According to George Eustice, there will be a four-week shortage of fruits and vegetables

Female in front of bare vegetable shelves

According to a former environment secretary, there will be a shortage of some fruits and vegetables for three to four weeks.

Additionally, George Eustice insisted that there was "nothing much" the government could have done to stop supermarket shelves from being empty.

The government and business have attributed the squeeze to unfavorable weather in Spain and North Africa.

Thomasina Miers, a chef and restaurateur, cautioned that the food system was "completely broken.".

Due to shortages, major UK supermarkets have been restricting the sale of fruits and vegetables, and customers have reported finding empty shelves in some stores.

Tomatoes, peppers, cucumbers, salad bags, broccoli, and cauliflower are in short supply.

Producers have issued a warning that shortages may persist through May, with the situation getting worse as UK farmers postpone crop planting due to high energy costs.

However, Mr. Eustice stated during an appearance on the BBC's Sunday with Laura Kuenssberg program that he anticipated the issues to last "three to four weeks.".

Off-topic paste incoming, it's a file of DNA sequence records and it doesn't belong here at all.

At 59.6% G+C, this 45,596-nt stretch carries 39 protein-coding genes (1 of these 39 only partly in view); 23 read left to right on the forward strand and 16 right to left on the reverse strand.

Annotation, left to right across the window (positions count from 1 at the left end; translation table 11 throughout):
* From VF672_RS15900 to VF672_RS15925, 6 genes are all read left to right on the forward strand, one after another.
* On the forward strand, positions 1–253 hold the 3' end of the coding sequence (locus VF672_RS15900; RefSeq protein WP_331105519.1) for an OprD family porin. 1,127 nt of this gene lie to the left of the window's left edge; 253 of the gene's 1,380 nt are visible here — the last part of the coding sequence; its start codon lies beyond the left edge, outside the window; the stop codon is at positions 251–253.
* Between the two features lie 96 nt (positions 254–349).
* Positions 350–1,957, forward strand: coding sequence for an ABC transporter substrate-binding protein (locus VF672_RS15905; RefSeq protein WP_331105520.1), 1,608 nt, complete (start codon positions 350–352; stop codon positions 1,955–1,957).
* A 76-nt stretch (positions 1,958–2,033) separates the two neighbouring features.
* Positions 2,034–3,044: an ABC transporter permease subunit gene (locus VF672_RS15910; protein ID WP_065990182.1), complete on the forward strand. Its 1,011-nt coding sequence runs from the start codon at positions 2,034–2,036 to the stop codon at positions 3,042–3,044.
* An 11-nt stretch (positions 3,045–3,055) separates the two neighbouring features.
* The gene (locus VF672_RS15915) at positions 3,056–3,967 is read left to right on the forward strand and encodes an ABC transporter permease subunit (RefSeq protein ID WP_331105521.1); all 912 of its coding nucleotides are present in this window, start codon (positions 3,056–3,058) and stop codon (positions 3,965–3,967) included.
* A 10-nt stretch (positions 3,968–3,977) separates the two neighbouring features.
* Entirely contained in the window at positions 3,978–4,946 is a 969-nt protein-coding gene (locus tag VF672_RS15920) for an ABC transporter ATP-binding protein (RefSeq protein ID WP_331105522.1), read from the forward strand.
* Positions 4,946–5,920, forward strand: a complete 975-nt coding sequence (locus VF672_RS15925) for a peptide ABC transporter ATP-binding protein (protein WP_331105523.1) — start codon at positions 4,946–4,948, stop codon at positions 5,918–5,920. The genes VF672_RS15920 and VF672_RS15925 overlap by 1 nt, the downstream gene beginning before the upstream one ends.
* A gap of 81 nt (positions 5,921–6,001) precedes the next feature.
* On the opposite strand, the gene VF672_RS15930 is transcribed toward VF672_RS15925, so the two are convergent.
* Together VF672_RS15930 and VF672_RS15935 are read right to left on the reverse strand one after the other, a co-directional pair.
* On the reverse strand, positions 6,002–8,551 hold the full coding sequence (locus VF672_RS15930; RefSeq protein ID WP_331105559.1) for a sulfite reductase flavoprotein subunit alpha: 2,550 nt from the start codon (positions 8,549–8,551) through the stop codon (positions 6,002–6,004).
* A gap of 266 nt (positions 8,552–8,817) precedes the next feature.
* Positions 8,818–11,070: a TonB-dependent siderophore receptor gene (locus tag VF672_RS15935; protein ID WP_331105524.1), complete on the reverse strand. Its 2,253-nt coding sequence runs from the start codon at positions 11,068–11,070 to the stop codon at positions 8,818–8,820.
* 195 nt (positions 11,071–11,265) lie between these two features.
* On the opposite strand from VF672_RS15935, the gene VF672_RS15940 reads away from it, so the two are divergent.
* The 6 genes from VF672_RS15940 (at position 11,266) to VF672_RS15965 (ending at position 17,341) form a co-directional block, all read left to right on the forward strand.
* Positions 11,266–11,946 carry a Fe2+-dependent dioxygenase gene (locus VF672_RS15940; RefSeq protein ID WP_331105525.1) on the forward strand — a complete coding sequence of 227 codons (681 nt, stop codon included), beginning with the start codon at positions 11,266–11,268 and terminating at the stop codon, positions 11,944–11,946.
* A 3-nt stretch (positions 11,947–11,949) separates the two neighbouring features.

He attributed the issues to a "cocktail of weather events" and added that food prices were inextricably linked to energy prices, which increased as a result of the conflict in Ukraine.

Additionally, he claimed that there was "not much the government could have done differently in recent months" and "nothing they can do right away" to stop the issues affecting supply chains.

For the supply of some vegetables to resume after the disruption, Mr. Eustice said supermarkets must "work to get it right.".

He did admit that "longer term" action was required.

"We should be committing to onshore production, so we should be trying to build that here," he said, referring to the glasshouse production of cucumbers and tomatoes.

However, Ms. Miers, who is in charge of the Wahaca restaurant chain, demanded that the government's policy on food be revised. .

We are sitting on a time bomb, she declared, calling the UK's food system "completely broken.".

"If we think cucumbers and tomatoes are bad, we are looking at way worse in the next decade," she said in a foreboding tone. ".

Ms. Miers urged increased investment in regenerative agriculture as well as the use of technology to assist farmers in switching to more environmentally friendly food production techniques.

Mr. Eustice, however, defended the government's track record, saying: "We now have nearly half of farmers in what we call Countryside Stewardship doing exactly the sort of regenerative agriculture that Thomasina talks about.

. "

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